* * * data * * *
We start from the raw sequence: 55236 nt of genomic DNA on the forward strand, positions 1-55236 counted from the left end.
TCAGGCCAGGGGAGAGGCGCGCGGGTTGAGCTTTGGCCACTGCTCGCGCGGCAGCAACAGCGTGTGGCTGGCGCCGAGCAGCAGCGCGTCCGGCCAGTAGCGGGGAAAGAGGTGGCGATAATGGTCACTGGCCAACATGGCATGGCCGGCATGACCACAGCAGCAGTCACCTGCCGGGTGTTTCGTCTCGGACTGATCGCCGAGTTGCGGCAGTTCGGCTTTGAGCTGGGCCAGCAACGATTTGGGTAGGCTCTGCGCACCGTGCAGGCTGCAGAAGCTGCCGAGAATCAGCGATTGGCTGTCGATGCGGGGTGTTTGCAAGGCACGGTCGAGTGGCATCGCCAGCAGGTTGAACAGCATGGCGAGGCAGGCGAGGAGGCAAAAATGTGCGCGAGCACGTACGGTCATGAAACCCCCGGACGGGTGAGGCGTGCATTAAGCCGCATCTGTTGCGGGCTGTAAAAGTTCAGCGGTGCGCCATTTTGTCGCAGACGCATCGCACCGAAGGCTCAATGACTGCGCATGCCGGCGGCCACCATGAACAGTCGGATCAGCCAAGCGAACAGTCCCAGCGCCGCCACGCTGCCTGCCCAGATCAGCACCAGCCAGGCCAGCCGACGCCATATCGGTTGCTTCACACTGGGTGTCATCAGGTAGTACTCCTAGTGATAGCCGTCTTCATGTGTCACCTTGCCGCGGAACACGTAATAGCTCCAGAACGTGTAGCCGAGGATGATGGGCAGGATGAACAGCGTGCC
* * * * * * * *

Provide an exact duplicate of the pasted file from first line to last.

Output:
We start from the raw sequence: 55236 nt of genomic DNA on the forward strand, positions 1-55236 counted from the left end.
TCAGGCCAGGGGAGAGGCGCGCGGGTTGAGCTTTGGCCACTGCTCGCGCGGCAGCAACAGCGTGTGGCTGGCGCCGAGCAGCAGCGCGTCCGGCCAGTAGCGGGGAAAGAGGTGGCGATAATGGTCACTGGCCAACATGGCATGGCCGGCATGACCACAGCAGCAGTCACCTGCCGGGTGTTTCGTCTCGGACTGATCGCCGAGTTGCGGCAGTTCGGCTTTGAGCTGGGCCAGCAACGATTTGGGTAGGCTCTGCGCACCGTGCAGGCTGCAGAAGCTGCCGAGAATCAGCGATTGGCTGTCGATGCGGGGTGTTTGCAAGGCACGGTCGAGTGGCATCGCCAGCAGGTTGAACAGCATGGCGAGGCAGGCGAGGAGGCAAAAATGTGCGCGAGCACGTACGGTCATGAAACCCCCGGACGGGTGAGGCGTGCATTAAGCCGCATCTGTTGCGGGCTGTAAAAGTTCAGCGGTGCGCCATTTTGTCGCAGACGCATCGCACCGAAGGCTCAATGACTGCGCATGCCGGCGGCCACCATGAACAGTCGGATCAGCCAAGCGAACAGTCCCAGCGCCGCCACGCTGCCTGCCCAGATCAGCACCAGCCAGGCCAGCCGACGCCATATCGGTTGCTTCACACTGGGTGTCATCAGGTAGTACTCCTAGTGATAGCCGTCTTCATGTGTCACCTTGCCGCGGAACACGTAATAGCTCCAGAACGTGTAGCCGAGGATGATGGGCAGGATGAACAGCGTGCC